CARPHA on drive to eradicate Aedes aegypti mosquito

The Caribbean Public Health Agency says that two years after the first outbreak of Zika in the Caribbean, the invasion of this mosquito-borne virus has reduced significantly.

A statement by CARPHA says that while health officials have reported a decrease in the number of suspected and confirmed cases, it is important to note that the virus is still present within our communities.

Autopsy reveals woman died of seizure at hotel, not strangulation

An autopsy on the body of a woman found in a hotel room on Saturday has ruled out foul play.

According to the autopsy report, Lyndsay Sabrina Layne suffered a seizure.

The 33-year-old of Orange Grove Road, St Augustine is believed to have spent her last moments with a man at Touchdown Hotel in St Helena.

Today relatives at the Forensics Sciences Centre told media that Layne had no previous medical problems.

They are, however, appealing to the man who last saw Layne alive, to come forward.

No way! Aerosolised insecticides should not be used to treat red eye

The Ministry of Health says it has noted that certain individuals have circulated reports on social media indicating that conjunctivitis (‘red eye’) can be treated with aerosolised insecticides.

The Ministry is advising that there is no scientific merit to this claim.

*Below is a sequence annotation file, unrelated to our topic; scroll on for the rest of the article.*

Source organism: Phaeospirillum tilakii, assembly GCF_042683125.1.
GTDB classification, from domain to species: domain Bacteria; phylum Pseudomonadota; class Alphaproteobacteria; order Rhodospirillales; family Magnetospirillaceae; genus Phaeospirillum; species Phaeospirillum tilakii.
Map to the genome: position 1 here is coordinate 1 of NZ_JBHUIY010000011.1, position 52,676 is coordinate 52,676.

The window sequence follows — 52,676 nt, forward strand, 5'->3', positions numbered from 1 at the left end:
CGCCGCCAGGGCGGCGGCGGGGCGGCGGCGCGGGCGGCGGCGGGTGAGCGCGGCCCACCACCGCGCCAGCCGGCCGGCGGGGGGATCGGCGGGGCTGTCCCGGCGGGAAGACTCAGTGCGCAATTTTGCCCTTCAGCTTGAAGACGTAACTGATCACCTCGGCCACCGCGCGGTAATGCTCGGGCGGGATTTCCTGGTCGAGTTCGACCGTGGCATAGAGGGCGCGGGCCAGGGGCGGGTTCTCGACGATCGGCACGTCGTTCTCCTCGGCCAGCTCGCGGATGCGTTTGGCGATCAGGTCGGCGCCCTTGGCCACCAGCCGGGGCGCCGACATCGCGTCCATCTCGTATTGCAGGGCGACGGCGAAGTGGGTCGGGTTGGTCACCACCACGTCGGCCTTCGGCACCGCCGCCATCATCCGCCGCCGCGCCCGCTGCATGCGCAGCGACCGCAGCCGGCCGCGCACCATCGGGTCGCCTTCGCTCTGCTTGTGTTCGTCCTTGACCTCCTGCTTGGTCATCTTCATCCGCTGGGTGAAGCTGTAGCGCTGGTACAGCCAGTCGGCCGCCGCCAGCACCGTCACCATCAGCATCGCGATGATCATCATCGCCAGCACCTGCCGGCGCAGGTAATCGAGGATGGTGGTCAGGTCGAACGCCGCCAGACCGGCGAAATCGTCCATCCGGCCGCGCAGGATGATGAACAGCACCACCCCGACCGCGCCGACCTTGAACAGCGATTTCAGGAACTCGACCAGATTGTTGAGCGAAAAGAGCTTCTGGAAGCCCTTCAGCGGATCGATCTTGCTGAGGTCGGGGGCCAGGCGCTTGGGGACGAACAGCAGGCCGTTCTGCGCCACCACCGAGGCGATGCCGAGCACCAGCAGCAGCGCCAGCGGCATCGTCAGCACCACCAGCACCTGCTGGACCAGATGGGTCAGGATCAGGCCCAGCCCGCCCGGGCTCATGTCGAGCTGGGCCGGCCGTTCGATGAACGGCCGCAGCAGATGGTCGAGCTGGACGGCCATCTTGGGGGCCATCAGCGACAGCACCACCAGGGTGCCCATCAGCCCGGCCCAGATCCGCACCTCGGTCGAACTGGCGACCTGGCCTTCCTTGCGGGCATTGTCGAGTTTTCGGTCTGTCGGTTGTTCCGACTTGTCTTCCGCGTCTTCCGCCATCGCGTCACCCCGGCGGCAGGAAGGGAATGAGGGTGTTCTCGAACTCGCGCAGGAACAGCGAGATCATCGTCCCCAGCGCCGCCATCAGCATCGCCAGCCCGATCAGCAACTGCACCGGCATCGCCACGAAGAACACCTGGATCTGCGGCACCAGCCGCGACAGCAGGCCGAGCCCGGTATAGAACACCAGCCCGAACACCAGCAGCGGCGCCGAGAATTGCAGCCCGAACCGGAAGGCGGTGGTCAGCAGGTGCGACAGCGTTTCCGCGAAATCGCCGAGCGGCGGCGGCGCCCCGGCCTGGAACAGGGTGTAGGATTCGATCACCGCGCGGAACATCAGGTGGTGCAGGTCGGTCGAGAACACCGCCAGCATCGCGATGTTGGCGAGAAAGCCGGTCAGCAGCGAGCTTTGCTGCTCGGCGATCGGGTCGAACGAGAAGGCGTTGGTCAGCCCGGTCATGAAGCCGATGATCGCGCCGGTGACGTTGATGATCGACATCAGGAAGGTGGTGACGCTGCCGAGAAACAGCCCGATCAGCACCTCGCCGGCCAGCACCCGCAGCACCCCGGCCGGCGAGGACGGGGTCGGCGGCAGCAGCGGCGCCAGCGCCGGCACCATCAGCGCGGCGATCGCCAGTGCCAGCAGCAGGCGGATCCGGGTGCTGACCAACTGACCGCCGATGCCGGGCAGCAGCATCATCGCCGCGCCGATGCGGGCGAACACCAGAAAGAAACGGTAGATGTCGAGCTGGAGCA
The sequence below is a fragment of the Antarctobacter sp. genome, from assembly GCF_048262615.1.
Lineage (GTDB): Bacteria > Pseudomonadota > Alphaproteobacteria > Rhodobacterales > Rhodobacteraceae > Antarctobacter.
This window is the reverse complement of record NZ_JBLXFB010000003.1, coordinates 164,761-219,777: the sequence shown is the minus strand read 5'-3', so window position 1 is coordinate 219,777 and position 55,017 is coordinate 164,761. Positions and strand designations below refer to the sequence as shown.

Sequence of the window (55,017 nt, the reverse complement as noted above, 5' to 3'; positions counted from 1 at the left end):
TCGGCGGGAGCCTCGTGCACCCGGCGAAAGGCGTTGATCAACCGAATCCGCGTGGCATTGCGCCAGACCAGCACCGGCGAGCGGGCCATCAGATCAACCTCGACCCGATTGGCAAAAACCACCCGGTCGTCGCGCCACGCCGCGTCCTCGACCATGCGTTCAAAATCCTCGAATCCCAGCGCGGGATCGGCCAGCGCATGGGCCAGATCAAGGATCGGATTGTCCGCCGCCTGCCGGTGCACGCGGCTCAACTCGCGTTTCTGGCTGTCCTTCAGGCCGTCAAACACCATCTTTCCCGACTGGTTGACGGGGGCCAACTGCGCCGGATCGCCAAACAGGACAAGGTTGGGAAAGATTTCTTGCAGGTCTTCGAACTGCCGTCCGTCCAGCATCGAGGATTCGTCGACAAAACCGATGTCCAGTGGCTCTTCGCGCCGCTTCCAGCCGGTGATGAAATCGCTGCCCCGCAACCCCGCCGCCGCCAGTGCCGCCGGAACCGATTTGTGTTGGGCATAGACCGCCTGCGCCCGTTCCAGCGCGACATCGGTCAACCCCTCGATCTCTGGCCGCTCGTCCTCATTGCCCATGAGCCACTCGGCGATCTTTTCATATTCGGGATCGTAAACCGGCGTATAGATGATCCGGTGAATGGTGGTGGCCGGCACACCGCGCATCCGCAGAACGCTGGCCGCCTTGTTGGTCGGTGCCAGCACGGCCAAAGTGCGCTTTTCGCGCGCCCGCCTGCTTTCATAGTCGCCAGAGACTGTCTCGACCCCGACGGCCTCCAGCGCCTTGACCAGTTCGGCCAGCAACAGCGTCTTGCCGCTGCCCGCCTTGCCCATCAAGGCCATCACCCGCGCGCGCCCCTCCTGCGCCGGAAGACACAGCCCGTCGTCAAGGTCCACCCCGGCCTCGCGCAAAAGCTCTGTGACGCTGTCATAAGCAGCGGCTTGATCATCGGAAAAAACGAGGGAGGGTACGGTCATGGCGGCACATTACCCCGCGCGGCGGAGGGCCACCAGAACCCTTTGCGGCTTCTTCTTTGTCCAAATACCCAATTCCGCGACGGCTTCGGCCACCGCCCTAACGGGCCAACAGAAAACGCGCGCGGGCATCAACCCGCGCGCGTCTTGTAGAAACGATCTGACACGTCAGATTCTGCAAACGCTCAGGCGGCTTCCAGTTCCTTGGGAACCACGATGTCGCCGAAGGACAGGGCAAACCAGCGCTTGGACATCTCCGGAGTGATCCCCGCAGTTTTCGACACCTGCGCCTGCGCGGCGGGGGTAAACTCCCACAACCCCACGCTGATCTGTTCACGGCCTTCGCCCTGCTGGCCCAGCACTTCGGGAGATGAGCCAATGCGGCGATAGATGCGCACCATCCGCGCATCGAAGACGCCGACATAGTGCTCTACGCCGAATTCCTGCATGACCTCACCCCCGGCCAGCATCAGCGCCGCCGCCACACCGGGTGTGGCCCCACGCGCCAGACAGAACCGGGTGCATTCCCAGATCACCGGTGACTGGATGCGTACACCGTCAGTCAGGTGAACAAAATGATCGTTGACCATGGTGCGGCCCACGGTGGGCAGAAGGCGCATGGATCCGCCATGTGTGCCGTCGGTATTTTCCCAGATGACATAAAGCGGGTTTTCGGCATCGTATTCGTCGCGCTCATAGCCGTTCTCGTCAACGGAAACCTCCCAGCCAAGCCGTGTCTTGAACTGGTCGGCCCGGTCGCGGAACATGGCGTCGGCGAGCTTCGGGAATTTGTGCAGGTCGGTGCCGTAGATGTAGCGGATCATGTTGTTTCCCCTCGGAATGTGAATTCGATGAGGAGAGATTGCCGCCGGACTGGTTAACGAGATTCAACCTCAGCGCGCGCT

The Ministry said that as such, these products should be used according to the directions of the manufacturer.

It says it must be noted that the use of pesticides inconsistent with that of the manufacturer’s direction is a breach of the Pesticides and Toxic Chemicals Act 1979 and Regulations 1987.

CARPHA explores GPS-based app to track locations of mosquito breeding sites

The Caribbean Public Health Agency (CARPHA) says it is exploring the use of mobile technology in its fight against mosquito-borne diseases.

The agency, in collaboration with the U.S. Centers for Disease Control and Prevention (CDC), recently pilot tested an app developed to replace traditional paper-based vector collection tools used in the field.

The app uses modern technology, such as satellite imagery and Global Positioning System (GPS) to indicate the location of breeding sites of the Aedes aegypti mosquitoes in communities.